can be added without further treatment (as so-called cullet) to the glass mixture
in the melting furnace from which display windows or cone portions are made. If
the display window is already provided with a phosphor pattern and/or, during removing
the frit connection between the display window and the cone portion, residues of
materials (phosphor, cone glass or fritted glass) remain in or on the display window,
the composition of the glass mixture in the melting furnace is adversely affected.
A preferred embodiment of the method in accordance with the invention
is characterized in that the fluid comprises a liquid having a coefficient of thermal
conduction (λ) above 0.4 W m-1 K-1. A liquid having
a relatively high coefficient of thermal conduction allows an effective heat transfer
of the second temperature to the glass part, if said part originates from an environment
having a higher first temperature. The higher the coefficient of thermal conduction,
the more effective the thermoshock treatment is. Water is a particularly suitable
Preferably, the fluid comprises a liquid such that the product of
the specific mass (ρ) and the specific heat (cp) is
greater than ρ x cp = 2 x 106 J m-3
K-1. Water is a particularly suitable liquid.
By using the method in accordance with the invention, the risk of
fracture or implosion of the display device during the manufacture of the display
device is reduced, which has a favorable effect on the reduction of the failure
percentage and hence on the cost price.
These and other aspects of the invention will be apparent from and
elucidated with reference to the embodiments described hereinafter.
In the drawings:
- Fig. 1A is a cut-away view of a display device comprising a cathode ray tube;
- Fig. 1B is a cross-sectional view of a display window of the display device
shown in Fig. 1A, and
- Figs. 2A and 2B schematically show an example of the method in accordance with
The figures are purely schematic and not drawn to scale. Particularly
for clarity, some dimensions are exaggerated strongly. In the Figures, like reference
numerals refer to like parts, whenever possible.
Fig. 1A schematically shows a cut-away view of a display device comprising
a cathode ray tube (CRT) 1 having a glass envelope 2 including a display window
3, a cone portion 4 an a neck 5. The neck accommodates an electron gun 6 for generating
one or more electron beams. This (these) electron beam(s) is (are) focused on a
phosphor layer 7 on the inner surface of the display window 3. The electron beam(s)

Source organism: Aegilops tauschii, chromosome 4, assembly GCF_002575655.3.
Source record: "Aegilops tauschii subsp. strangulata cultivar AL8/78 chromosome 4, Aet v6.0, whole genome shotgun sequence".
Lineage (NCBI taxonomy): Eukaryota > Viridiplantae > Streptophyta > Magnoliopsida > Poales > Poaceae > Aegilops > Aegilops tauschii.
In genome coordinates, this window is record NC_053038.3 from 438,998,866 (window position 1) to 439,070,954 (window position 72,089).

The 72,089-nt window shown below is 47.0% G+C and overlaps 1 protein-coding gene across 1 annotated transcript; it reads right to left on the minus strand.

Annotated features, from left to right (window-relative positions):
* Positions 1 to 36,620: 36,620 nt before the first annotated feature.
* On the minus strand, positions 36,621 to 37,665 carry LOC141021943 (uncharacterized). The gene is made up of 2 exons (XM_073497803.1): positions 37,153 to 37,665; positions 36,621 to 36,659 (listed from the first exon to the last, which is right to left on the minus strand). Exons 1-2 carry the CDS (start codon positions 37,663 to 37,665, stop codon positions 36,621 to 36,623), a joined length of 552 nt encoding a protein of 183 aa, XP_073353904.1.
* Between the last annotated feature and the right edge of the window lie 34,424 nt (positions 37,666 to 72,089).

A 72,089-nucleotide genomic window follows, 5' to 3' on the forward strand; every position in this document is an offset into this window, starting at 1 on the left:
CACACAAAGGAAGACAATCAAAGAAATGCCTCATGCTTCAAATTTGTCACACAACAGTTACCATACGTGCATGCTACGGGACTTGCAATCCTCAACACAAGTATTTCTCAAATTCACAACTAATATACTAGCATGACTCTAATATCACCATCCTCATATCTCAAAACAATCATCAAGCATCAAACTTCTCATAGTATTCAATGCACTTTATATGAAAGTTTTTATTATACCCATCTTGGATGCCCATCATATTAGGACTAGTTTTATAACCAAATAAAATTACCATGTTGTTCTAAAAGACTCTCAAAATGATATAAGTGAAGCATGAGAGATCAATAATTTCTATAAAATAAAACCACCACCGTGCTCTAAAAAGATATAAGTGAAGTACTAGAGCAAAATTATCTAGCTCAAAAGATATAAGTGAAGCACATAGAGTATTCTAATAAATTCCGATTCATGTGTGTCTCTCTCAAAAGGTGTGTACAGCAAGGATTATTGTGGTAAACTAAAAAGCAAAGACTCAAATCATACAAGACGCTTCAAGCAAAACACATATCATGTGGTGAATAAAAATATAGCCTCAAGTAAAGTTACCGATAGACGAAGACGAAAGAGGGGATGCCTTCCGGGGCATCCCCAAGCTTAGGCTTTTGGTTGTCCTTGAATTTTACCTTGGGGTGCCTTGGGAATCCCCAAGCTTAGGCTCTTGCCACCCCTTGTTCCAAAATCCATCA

is (are) deflected across the display window 3 in two mutually perpendicular directions
by means of a deflection coil system 8.
Fig. 1B is a cross-sectional view of a display window 3 of the display
device 1 shown in Fig. 1A. The display window comprises a curved or substantially
flat part 11, a raised edge 13, 13' by means of which the display window 3 is connected,
during assembly, to the cone portion 4 of the air-tight envelope 2 of the display
device (see Fig. 1A). This raised edge 13, 13' generally comprises connecting points
15, 15' for a so-called shadow mask or selection electrode. For this reason, protrusions
14, 14' are provided at suitable locations on the inside of the raised edge 13,
Figs. 2A and 2B schematically show an example of the method in accordance
with the invention. In Fig. 2A, a glass part is warmed up to a first temperature
T1. In the example of Fig. 2A, a display window 3, which forms part
of a display device, is immersed in a warming-up vessel 21 containing a fluid 22,
for example water, at a temperature T1. Water has the advantage that
it has a high coefficient of thermal conduction (λ ≈ 0.6 W m-1K-1),
which leads to a rapid warm up of the glass part. The warm-up in a water bath 21
having a suitable temperature leads to a uniform and homogeneous warm-up of the
part. The shape of the part determines the time period t1 which the part
needs to reach a uniform temperature T1. To render the production of
said parts as economical as possible, it is desirable that the residence time in
the warming-up vessel 21 is as short as possible. In the case of a display window
3 having a relatively large surface area relative to the generally small thickness
of the glass, the desired warming-up time t1 is at least 2 minutes and
preferably 5 minutes. Alternative ways of warming up the glass part include: irradiating
the part using heat-emitting (infrared) radiators, or introducing the glass part